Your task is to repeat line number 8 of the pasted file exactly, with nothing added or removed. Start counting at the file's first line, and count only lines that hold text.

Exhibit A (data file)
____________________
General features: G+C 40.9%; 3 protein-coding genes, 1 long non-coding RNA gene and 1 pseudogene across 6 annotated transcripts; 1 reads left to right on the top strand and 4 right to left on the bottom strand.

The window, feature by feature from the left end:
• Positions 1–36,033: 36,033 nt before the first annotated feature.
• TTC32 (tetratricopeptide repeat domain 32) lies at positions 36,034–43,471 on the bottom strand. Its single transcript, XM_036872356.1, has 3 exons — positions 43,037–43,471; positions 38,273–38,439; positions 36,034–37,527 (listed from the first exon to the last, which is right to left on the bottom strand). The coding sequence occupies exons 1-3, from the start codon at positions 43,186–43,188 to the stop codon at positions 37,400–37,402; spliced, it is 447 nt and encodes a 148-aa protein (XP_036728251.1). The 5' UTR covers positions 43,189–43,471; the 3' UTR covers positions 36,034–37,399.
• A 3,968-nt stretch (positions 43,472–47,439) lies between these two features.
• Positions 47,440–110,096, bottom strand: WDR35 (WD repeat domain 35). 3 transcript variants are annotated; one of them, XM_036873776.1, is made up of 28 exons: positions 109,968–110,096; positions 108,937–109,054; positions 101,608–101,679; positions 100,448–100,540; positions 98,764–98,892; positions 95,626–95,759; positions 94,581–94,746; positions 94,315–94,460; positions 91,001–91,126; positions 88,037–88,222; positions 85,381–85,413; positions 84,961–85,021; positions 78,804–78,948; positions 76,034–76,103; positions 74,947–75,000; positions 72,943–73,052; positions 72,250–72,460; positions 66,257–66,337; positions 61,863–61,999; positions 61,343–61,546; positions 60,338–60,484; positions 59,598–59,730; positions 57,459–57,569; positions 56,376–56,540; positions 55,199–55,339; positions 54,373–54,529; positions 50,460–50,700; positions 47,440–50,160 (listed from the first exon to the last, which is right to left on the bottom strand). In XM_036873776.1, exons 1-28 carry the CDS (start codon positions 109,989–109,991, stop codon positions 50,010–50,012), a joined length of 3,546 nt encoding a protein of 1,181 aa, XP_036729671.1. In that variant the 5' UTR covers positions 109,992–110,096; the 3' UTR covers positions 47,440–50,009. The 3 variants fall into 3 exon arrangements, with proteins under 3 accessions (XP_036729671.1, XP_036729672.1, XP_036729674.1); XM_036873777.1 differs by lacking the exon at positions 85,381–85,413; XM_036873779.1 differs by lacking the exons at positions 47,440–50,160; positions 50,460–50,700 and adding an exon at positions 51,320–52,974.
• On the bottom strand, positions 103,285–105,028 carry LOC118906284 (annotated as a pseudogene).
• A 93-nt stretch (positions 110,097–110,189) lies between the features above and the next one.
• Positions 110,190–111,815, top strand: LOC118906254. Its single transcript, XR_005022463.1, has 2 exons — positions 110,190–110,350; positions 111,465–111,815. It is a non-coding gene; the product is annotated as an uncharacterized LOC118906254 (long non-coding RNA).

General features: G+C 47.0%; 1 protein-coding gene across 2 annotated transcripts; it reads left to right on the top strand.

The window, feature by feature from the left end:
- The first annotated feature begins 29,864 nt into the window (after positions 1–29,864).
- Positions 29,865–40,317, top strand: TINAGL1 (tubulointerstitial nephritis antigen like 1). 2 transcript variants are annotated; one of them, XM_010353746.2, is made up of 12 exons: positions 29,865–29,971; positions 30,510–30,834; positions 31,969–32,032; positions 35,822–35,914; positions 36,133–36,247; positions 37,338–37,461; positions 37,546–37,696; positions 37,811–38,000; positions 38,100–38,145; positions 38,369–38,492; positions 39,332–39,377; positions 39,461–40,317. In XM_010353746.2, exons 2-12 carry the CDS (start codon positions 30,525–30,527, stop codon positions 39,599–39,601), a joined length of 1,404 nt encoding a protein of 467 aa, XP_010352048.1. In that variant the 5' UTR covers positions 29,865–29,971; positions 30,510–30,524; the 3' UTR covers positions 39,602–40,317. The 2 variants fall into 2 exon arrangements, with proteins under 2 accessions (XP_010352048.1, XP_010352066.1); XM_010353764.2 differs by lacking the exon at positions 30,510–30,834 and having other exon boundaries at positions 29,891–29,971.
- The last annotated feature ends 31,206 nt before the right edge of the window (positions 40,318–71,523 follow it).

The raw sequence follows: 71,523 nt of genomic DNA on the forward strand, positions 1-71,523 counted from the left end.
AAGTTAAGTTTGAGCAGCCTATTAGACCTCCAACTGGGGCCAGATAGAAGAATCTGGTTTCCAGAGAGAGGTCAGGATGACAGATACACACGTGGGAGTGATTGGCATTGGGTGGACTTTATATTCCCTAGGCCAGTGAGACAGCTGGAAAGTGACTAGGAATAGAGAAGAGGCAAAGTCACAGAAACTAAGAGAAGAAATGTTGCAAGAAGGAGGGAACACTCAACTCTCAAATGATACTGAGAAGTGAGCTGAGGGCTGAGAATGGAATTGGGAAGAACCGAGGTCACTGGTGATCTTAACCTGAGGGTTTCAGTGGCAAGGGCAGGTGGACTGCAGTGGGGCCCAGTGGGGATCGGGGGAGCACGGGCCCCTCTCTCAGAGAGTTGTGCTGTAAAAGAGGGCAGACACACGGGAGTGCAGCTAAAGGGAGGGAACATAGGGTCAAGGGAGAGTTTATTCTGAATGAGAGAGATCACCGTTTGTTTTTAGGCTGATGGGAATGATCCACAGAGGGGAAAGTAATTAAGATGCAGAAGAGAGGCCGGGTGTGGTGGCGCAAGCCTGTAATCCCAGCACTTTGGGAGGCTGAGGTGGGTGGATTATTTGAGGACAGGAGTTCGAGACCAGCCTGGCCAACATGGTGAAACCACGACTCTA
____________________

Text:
• A 93-nt stretch (positions 110,097–110,189) lies between the features above and the next one.